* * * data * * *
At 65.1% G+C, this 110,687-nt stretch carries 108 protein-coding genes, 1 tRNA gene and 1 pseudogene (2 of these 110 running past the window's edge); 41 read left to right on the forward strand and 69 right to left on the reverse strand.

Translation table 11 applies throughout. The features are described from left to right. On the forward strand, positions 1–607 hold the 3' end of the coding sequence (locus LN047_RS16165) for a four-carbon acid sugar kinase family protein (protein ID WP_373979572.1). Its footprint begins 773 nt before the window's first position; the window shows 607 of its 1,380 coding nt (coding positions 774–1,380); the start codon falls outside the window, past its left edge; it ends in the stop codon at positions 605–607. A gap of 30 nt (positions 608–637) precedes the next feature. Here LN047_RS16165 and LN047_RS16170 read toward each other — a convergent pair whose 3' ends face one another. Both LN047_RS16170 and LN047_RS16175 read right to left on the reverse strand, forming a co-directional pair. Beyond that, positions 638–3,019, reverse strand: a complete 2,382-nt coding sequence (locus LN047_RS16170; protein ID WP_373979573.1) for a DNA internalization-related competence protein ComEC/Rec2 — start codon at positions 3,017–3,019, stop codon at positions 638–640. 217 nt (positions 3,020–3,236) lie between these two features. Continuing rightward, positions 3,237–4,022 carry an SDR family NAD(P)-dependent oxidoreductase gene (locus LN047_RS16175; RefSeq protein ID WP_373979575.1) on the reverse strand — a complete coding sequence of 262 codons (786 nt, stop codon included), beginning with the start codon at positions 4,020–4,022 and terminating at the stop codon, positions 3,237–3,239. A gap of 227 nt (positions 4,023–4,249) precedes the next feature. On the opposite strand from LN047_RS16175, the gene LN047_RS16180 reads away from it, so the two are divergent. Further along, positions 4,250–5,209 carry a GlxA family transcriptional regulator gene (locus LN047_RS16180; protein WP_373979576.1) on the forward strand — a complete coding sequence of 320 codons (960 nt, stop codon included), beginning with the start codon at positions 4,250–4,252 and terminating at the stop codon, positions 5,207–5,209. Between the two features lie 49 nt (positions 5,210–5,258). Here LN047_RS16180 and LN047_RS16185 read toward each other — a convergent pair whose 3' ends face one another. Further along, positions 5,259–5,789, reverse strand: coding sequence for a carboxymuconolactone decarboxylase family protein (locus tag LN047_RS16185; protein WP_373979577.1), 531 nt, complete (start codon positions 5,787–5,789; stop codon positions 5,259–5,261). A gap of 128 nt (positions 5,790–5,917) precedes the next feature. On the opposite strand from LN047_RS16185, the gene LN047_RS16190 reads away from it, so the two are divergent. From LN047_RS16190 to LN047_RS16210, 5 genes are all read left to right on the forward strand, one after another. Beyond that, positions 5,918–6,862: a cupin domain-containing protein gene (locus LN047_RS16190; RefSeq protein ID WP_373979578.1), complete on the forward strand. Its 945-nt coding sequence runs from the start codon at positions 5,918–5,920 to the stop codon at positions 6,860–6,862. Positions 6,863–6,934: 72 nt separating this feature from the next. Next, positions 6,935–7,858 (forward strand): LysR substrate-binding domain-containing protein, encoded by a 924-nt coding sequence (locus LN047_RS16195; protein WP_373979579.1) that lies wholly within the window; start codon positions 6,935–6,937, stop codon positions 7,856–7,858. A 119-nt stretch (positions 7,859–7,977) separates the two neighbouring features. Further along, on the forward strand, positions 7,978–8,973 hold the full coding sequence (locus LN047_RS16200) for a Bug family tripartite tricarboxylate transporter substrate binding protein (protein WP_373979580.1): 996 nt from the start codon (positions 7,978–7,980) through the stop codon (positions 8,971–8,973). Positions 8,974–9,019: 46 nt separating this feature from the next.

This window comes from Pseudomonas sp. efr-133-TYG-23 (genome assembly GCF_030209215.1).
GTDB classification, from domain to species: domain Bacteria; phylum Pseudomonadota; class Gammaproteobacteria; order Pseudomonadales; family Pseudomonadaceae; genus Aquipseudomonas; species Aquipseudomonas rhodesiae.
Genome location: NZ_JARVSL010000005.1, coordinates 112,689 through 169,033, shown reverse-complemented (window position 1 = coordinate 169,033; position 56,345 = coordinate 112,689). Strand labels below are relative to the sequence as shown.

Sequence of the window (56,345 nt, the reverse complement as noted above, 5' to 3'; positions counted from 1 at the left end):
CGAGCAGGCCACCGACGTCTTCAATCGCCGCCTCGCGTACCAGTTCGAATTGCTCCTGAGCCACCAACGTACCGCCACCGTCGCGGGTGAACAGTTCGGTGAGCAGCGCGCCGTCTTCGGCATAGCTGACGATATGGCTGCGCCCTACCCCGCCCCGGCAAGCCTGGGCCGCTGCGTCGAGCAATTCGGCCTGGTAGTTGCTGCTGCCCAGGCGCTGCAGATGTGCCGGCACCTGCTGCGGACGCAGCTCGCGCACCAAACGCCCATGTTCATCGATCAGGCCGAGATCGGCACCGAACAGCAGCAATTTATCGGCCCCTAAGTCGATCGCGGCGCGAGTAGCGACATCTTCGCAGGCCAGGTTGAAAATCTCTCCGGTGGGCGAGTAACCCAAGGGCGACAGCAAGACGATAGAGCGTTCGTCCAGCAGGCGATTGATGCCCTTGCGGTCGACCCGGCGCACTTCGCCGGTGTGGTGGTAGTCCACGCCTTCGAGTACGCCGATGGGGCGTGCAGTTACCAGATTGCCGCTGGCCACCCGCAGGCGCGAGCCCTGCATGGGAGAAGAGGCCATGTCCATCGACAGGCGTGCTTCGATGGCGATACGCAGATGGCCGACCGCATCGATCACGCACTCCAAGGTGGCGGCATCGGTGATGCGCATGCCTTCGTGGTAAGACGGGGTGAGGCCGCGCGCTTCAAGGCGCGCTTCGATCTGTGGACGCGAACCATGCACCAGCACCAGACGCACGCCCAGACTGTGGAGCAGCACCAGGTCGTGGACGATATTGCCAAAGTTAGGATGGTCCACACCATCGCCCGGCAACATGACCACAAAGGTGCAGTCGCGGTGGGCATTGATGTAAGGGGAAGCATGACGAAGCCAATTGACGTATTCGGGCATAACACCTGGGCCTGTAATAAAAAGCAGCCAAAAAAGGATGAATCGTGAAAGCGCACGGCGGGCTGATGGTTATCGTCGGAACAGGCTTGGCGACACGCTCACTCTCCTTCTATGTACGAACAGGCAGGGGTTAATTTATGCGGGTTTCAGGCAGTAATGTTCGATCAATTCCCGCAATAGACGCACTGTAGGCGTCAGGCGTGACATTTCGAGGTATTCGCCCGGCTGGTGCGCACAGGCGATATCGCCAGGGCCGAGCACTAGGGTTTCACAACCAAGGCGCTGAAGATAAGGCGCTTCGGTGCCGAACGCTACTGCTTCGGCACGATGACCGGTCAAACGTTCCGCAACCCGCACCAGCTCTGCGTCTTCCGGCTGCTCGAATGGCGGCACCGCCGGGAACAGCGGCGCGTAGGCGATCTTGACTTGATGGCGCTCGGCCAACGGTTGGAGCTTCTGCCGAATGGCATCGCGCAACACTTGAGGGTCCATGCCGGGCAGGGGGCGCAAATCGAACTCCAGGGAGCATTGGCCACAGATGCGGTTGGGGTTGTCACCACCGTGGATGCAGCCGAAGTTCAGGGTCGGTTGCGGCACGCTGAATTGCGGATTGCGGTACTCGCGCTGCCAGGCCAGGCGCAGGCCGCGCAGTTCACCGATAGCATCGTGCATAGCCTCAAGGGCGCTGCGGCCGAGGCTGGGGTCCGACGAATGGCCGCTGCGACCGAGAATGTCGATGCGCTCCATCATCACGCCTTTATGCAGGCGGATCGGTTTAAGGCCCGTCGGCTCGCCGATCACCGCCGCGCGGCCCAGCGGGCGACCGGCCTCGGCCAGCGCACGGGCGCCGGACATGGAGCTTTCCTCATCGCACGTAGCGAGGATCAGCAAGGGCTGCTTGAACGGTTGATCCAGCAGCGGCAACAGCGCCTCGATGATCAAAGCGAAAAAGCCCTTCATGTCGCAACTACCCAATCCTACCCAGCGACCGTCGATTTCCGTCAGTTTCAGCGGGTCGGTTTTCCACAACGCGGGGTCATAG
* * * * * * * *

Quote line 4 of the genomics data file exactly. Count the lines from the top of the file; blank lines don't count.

GTDB classification, from domain to species: domain Bacteria; phylum Pseudomonadota; class Gammaproteobacteria; order Pseudomonadales; family Pseudomonadaceae; genus Aquipseudomonas; species Aquipseudomonas rhodesiae.